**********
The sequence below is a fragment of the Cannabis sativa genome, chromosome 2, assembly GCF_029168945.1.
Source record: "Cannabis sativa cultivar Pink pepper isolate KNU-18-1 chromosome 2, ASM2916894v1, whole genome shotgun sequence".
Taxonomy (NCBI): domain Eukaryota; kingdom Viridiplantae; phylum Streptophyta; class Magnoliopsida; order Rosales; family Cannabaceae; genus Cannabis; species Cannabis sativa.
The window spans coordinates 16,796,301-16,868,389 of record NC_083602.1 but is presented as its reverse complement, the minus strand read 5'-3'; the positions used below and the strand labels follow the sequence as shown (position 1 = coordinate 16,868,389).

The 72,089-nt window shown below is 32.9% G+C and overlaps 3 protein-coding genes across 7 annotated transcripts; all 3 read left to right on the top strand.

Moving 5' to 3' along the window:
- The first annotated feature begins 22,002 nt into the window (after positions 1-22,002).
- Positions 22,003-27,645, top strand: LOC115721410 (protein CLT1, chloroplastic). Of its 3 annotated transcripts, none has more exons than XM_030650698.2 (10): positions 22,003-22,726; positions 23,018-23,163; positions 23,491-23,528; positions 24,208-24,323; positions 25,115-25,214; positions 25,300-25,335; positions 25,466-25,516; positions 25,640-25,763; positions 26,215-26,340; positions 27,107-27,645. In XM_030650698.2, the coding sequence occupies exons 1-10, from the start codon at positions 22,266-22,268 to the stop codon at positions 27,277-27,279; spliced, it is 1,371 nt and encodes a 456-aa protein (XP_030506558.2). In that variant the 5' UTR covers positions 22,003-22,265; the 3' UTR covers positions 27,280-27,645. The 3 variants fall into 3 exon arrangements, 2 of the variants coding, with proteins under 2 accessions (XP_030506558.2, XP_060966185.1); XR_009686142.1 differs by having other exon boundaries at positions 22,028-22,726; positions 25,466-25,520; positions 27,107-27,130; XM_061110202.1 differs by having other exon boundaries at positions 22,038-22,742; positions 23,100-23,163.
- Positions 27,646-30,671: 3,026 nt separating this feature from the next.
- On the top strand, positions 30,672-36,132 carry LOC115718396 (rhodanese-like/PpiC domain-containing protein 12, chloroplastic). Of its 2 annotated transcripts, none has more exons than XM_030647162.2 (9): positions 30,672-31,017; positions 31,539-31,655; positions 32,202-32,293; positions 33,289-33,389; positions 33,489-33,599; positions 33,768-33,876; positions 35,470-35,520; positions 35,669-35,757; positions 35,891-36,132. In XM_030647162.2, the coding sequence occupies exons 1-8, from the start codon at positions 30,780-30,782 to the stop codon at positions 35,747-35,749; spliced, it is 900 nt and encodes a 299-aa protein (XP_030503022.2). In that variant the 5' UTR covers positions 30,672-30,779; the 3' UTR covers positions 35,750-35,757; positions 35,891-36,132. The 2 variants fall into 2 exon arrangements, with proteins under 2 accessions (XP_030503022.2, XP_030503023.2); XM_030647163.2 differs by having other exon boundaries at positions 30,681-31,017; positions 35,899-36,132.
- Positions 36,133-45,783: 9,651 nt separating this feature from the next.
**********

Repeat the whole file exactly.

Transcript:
The sequence below is a fragment of the Cannabis sativa genome, chromosome 2, assembly GCF_029168945.1.
Source record: "Cannabis sativa cultivar Pink pepper isolate KNU-18-1 chromosome 2, ASM2916894v1, whole genome shotgun sequence".
Taxonomy (NCBI): domain Eukaryota; kingdom Viridiplantae; phylum Streptophyta; class Magnoliopsida; order Rosales; family Cannabaceae; genus Cannabis; species Cannabis sativa.
The window spans coordinates 16,796,301-16,868,389 of record NC_083602.1 but is presented as its reverse complement, the minus strand read 5'-3'; the positions used below and the strand labels follow the sequence as shown (position 1 = coordinate 16,868,389).

The 72,089-nt window shown below is 32.9% G+C and overlaps 3 protein-coding genes across 7 annotated transcripts; all 3 read left to right on the top strand.

Moving 5' to 3' along the window:
- The first annotated feature begins 22,002 nt into the window (after positions 1-22,002).
- Positions 22,003-27,645, top strand: LOC115721410 (protein CLT1, chloroplastic). Of its 3 annotated transcripts, none has more exons than XM_030650698.2 (10): positions 22,003-22,726; positions 23,018-23,163; positions 23,491-23,528; positions 24,208-24,323; positions 25,115-25,214; positions 25,300-25,335; positions 25,466-25,516; positions 25,640-25,763; positions 26,215-26,340; positions 27,107-27,645. In XM_030650698.2, the coding sequence occupies exons 1-10, from the start codon at positions 22,266-22,268 to the stop codon at positions 27,277-27,279; spliced, it is 1,371 nt and encodes a 456-aa protein (XP_030506558.2). In that variant the 5' UTR covers positions 22,003-22,265; the 3' UTR covers positions 27,280-27,645. The 3 variants fall into 3 exon arrangements, 2 of the variants coding, with proteins under 2 accessions (XP_030506558.2, XP_060966185.1); XR_009686142.1 differs by having other exon boundaries at positions 22,028-22,726; positions 25,466-25,520; positions 27,107-27,130; XM_061110202.1 differs by having other exon boundaries at positions 22,038-22,742; positions 23,100-23,163.
- Positions 27,646-30,671: 3,026 nt separating this feature from the next.
- On the top strand, positions 30,672-36,132 carry LOC115718396 (rhodanese-like/PpiC domain-containing protein 12, chloroplastic). Of its 2 annotated transcripts, none has more exons than XM_030647162.2 (9): positions 30,672-31,017; positions 31,539-31,655; positions 32,202-32,293; positions 33,289-33,389; positions 33,489-33,599; positions 33,768-33,876; positions 35,470-35,520; positions 35,669-35,757; positions 35,891-36,132. In XM_030647162.2, the coding sequence occupies exons 1-8, from the start codon at positions 30,780-30,782 to the stop codon at positions 35,747-35,749; spliced, it is 900 nt and encodes a 299-aa protein (XP_030503022.2). In that variant the 5' UTR covers positions 30,672-30,779; the 3' UTR covers positions 35,750-35,757; positions 35,891-36,132. The 2 variants fall into 2 exon arrangements, with proteins under 2 accessions (XP_030503022.2, XP_030503023.2); XM_030647163.2 differs by having other exon boundaries at positions 30,681-31,017; positions 35,899-36,132.
- Positions 36,133-45,783: 9,651 nt separating this feature from the next.